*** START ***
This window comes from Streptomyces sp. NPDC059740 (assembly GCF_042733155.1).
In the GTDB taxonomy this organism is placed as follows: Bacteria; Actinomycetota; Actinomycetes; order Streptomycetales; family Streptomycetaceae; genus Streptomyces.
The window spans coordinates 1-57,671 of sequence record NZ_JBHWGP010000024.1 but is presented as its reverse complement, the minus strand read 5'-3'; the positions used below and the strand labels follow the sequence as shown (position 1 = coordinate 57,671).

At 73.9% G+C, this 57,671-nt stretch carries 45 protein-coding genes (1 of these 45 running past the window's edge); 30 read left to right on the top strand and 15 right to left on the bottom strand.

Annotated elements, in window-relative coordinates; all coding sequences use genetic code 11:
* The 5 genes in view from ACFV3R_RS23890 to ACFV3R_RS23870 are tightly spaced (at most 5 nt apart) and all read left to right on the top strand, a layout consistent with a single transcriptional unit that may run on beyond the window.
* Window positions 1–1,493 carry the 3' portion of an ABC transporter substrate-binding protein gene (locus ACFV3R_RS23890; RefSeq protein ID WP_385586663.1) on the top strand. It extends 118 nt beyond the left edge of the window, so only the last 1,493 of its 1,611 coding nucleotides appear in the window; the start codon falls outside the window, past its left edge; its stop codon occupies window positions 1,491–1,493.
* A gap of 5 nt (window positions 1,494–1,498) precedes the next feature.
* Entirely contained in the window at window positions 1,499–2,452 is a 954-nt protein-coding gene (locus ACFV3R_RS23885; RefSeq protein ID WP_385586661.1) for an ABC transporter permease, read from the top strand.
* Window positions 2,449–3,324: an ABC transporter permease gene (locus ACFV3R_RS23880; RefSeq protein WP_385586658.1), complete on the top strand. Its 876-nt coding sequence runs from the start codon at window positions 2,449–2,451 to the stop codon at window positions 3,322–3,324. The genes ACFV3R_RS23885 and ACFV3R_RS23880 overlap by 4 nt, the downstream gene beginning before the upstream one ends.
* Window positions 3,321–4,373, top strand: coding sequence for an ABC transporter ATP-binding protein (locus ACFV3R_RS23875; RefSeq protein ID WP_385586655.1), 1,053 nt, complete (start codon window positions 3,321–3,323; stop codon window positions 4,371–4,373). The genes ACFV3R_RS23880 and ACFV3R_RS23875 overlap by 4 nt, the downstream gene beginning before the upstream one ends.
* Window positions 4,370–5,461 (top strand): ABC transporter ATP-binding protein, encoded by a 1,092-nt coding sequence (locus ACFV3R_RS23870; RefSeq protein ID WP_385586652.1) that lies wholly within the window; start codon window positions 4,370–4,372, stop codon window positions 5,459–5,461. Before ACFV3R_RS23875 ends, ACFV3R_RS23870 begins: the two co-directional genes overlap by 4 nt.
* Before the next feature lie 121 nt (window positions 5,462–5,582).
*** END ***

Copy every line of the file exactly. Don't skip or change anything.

This window comes from Streptomyces sp. NPDC059740 (assembly GCF_042733155.1).
In the GTDB taxonomy this organism is placed as follows: Bacteria; Actinomycetota; Actinomycetes; order Streptomycetales; family Streptomycetaceae; genus Streptomyces.
The window spans coordinates 1-57,671 of sequence record NZ_JBHWGP010000024.1 but is presented as its reverse complement, the minus strand read 5'-3'; the positions used below and the strand labels follow the sequence as shown (position 1 = coordinate 57,671).

At 73.9% G+C, this 57,671-nt stretch carries 45 protein-coding genes (1 of these 45 running past the window's edge); 30 read left to right on the top strand and 15 right to left on the bottom strand.

Annotated elements, in window-relative coordinates; all coding sequences use genetic code 11:
* The 5 genes in view from ACFV3R_RS23890 to ACFV3R_RS23870 are tightly spaced (at most 5 nt apart) and all read left to right on the top strand, a layout consistent with a single transcriptional unit that may run on beyond the window.
* Window positions 1–1,493 carry the 3' portion of an ABC transporter substrate-binding protein gene (locus ACFV3R_RS23890; RefSeq protein ID WP_385586663.1) on the top strand. It extends 118 nt beyond the left edge of the window, so only the last 1,493 of its 1,611 coding nucleotides appear in the window; the start codon falls outside the window, past its left edge; its stop codon occupies window positions 1,491–1,493.
* A gap of 5 nt (window positions 1,494–1,498) precedes the next feature.
* Entirely contained in the window at window positions 1,499–2,452 is a 954-nt protein-coding gene (locus ACFV3R_RS23885; RefSeq protein ID WP_385586661.1) for an ABC transporter permease, read from the top strand.
* Window positions 2,449–3,324: an ABC transporter permease gene (locus ACFV3R_RS23880; RefSeq protein WP_385586658.1), complete on the top strand. Its 876-nt coding sequence runs from the start codon at window positions 2,449–2,451 to the stop codon at window positions 3,322–3,324. The genes ACFV3R_RS23885 and ACFV3R_RS23880 overlap by 4 nt, the downstream gene beginning before the upstream one ends.
* Window positions 3,321–4,373, top strand: coding sequence for an ABC transporter ATP-binding protein (locus ACFV3R_RS23875; RefSeq protein ID WP_385586655.1), 1,053 nt, complete (start codon window positions 3,321–3,323; stop codon window positions 4,371–4,373). The genes ACFV3R_RS23880 and ACFV3R_RS23875 overlap by 4 nt, the downstream gene beginning before the upstream one ends.
* Window positions 4,370–5,461 (top strand): ABC transporter ATP-binding protein, encoded by a 1,092-nt coding sequence (locus ACFV3R_RS23870; RefSeq protein ID WP_385586652.1) that lies wholly within the window; start codon window positions 4,370–4,372, stop codon window positions 5,459–5,461. Before ACFV3R_RS23875 ends, ACFV3R_RS23870 begins: the two co-directional genes overlap by 4 nt.
* Before the next feature lie 121 nt (window positions 5,462–5,582).